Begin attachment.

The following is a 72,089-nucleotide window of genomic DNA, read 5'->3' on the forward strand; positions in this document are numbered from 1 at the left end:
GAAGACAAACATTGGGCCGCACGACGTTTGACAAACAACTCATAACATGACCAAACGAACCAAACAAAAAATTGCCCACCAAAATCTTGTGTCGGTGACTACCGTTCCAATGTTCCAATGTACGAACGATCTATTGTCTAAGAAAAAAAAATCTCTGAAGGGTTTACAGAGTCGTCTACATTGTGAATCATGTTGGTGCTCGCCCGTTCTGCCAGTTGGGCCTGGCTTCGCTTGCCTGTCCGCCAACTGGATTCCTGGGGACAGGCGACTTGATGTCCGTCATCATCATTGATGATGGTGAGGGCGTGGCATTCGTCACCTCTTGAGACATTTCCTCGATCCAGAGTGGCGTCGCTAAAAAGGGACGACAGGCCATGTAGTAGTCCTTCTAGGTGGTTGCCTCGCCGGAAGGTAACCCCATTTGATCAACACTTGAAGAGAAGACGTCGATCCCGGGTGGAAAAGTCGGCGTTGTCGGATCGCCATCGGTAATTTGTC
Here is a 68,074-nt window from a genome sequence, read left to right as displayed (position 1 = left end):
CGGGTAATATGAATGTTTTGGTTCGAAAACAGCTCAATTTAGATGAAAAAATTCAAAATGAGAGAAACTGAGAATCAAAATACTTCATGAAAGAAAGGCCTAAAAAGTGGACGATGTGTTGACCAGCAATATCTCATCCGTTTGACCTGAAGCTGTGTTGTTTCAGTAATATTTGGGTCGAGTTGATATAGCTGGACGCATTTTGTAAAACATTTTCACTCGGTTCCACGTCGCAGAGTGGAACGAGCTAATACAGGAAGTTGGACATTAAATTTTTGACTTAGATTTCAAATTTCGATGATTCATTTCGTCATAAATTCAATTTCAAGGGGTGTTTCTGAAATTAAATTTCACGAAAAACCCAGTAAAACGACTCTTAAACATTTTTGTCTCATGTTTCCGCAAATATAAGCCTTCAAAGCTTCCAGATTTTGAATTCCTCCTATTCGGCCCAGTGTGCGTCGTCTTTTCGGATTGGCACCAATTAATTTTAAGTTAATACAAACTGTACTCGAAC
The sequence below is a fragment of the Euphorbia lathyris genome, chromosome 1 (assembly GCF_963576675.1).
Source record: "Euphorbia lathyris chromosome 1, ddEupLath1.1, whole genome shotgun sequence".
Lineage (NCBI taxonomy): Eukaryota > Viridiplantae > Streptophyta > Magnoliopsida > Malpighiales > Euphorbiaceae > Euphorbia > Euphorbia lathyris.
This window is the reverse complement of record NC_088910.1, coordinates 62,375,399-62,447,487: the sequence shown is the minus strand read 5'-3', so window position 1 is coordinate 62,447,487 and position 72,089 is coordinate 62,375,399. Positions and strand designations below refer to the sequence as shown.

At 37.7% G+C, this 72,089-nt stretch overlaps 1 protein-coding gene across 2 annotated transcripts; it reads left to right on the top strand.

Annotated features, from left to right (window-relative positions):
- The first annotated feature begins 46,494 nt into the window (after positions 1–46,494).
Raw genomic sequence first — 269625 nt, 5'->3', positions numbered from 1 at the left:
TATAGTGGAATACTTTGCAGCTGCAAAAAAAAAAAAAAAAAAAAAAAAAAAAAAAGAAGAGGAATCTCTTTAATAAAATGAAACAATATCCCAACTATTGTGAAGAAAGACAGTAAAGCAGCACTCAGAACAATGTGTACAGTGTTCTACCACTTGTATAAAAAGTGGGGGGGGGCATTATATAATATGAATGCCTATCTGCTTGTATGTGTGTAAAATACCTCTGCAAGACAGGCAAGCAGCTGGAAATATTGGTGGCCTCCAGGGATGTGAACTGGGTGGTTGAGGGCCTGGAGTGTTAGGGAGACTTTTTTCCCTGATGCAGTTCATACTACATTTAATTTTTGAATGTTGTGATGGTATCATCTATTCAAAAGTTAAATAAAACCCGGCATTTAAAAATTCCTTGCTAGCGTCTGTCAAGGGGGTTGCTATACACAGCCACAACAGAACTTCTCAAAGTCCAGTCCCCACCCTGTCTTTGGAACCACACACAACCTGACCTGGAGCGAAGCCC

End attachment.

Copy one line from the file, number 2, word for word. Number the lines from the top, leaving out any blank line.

GAAGACAAACATTGGGCCGCACGACGTTTGACAAACAACTCATAACATGACCAAACGAACCAAACAAAAAATTGCCCACCAAAATCTTGTGTCGGTGACTACCGTTCCAATGTTCCAATGTACGAACGATCTATTGTCTAAGAAAAAAAAATCTCTGAAGGGTTTACAGAGTCGTCTACATTGTGAATCATGTTGGTGCTCGCCCGTTCTGCCAGTTGGGCCTGGCTTCGCTTGCCTGTCCGCCAACTGGATTCCTGGGGACAGGCGACTTGATGTCCGTCATCATCATTGATGATGGTGAGGGCGTGGCATTCGTCACCTCTTGAGACATTTCCTCGATCCAGAGTGGCGTCGCTAAAAAGGGACGACAGGCCATGTAGTAGTCCTTCTAGGTGGTTGCCTCGCCGGAAGGTAACCCCATTTGATCAACACTTGAAGAGAAGACGTCGATCCCGGGTGGAAAAGTCGGCGTTGTCGGATCGCCATCGGTAATTTGTC